There’s Mr. Grid who lives down the street from you. Skeptical, nosy, and chained to the electric company since he moved into his home in 1970. Back when electric companies ruled it all.
Down the street, a hot new couple moves in. Him: an EV. Her: Solar Panels. Mr. & Mrs. Voltaic. Together, they make the perfect power couple. They are lean, they are green, and they are the talk of the entire neighborhood.
Rumors spread: negative electric bills, no fuel charges, and to top it off, their lights stay on when that nasty storm rolls in.
Everyone joins the new power couple, Mr. & Mrs. Voltaic, for dinner until the storm passes. Mr. Grid refuses, and glares out his window, holding his flashlight in the dark. He starts to wonder what it would be like to have… solar installed.
Even Mr. Grid is thinking about taking control of his energy, don’t be the last one on your block! In addition, coupling a solar panel system with an electric vehicle is the next evolution in energy independence. Let’s get the scoop on the new couple.
It’s a Match! Why Solar and EVs Work So Well Together
Electric vehicles are all the rage right now, the cars of the future, the cars that can be charged instead of using old news oil to fuel them.
Solar is also all the rage right now. In fact, “the U.S. solar industry grew 43% and installed a record 19.2 gigawatts (GWdc) of capacity in 2020, according to the U.S. Solar Market Insight 2020 Year-in-Review report, released by the Solar Energy Industries Association (SEIA) and Wood Mackenzie”.
In addition, they expect the U.S. will install more than 324 GW of solar capacity over the next 10 years. This will essentially quadruple the current amount of installed capacity.
It’s clear solar isn’t going away, and for good reason. Going solar helps the environment as well as get closer to our renewable energy goals as a nation. Switching to an electric vehicle also helps the environment by reducing the amount of gas consumed and harmful emissions released into the environment. However, the issue with electric vehicles is unless your home runs on solar energy, you’re still consuming electricity to charge it.
If you’re looking for the most sustainable living which also gives you independence from your utility company, EVs and a solar panel system (along with a battery) are the perfect match.
Charging EV with Solar Panels
Can you charge your EV with your solar panel system? Absolutely.
However, there are a few things to consider. When designing your solar panel system, you’ll want to factor in the extra energy you’ll need to charge your EV each year. Then you’ll have enough energy for both your home and your EV. Make sure to discuss this with a solar specialist, or if you have plans to purchase one in the future.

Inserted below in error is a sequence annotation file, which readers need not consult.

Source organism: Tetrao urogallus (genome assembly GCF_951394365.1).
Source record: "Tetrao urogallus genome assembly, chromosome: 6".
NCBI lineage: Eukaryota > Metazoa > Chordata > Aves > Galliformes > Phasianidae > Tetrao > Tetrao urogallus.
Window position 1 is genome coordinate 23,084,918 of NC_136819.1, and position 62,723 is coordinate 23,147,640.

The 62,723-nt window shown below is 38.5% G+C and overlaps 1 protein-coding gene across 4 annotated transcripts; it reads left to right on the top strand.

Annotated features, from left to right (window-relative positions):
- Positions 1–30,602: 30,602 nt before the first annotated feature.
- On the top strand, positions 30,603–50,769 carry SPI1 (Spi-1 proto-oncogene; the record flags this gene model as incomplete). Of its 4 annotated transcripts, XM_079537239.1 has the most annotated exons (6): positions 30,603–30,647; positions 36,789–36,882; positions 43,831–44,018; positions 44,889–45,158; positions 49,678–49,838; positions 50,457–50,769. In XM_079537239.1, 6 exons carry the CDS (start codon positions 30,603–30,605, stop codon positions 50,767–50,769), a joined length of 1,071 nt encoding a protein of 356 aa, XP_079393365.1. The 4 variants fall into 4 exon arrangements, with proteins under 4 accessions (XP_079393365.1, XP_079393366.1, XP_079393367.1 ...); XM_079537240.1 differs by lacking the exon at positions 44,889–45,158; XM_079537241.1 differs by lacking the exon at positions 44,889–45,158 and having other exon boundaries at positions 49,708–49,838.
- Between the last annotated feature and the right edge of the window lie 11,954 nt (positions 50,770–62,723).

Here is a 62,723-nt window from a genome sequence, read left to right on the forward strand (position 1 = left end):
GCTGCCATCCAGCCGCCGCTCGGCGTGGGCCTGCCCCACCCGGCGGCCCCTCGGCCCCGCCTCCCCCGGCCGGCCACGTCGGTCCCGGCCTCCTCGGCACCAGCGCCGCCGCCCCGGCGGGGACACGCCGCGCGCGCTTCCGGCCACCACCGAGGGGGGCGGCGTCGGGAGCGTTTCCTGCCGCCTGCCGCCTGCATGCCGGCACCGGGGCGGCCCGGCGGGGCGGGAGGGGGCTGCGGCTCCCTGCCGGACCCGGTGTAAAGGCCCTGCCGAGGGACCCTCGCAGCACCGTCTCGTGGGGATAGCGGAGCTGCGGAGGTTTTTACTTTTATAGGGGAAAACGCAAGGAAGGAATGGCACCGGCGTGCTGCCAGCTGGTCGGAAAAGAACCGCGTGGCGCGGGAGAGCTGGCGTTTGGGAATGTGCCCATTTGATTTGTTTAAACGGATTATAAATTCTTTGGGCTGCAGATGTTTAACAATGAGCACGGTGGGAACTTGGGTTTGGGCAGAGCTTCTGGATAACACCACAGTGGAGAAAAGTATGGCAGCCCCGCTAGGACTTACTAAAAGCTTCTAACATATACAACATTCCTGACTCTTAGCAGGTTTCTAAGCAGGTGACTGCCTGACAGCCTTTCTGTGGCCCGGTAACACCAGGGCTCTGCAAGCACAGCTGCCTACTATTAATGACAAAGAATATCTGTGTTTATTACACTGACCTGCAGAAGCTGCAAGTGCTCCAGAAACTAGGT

Here’s an easy way to figure out how much extra energy you’ll need. Go to this website to compare all the EVs currently on the market in the U.S. They will be rated on how many kWh they take to run for 100 miles (kWh/100 miles). Use this number to calculate how much extra energy you’ll need each year.
It’s simple: if your car is the Tesla 3, it would take 26 kWh to power it for 100 miles.
Let’s say you drive 25 miles each day.
100 miles / 25 miles = 4
Use this number to find how much energy you’re using each day.
26 kWh / 4 = 6.5 kWh
6.6 kWh is the amount per day you’d need to power your EV.
Multiply this by 365 = 2,372 kWh
This is the amount of extra energy you’ll need for your EV each year and should account for during your solar panel installation. (If you already have an installation, you can also add more panels to your system if you’re considering en EV.)
Complete Energy Independence: Electric Vehicles and Solar Panels, plus Solar Batteries
For the most energy independence you can get from the grid, you’ll want to add a solar battery to the mix. Why? Because solar energy is abundant during the day and will produce more energy than your home needs. But say you want to charge your EV at night, you’ll have to draw energy from the grid, which is not giving you the energy independence you’re seeking. The solution is a solar battery backup like the Tesla Powerwall or Enphase Encharge.
A Brighter Future
So there you have it. Solar plus EVs equal a brighter, cleaner world in addition to saving you money. Better yet, most of these future-forward technologies have great incentives available to you, just for helping make the environment cleaner. Time is running out for the federal incentive, so it’s better not to wait to get solar installed if you’re considering the purchase of an electric vehicle at any point in the future.
Ready to charge your EV with sunshine?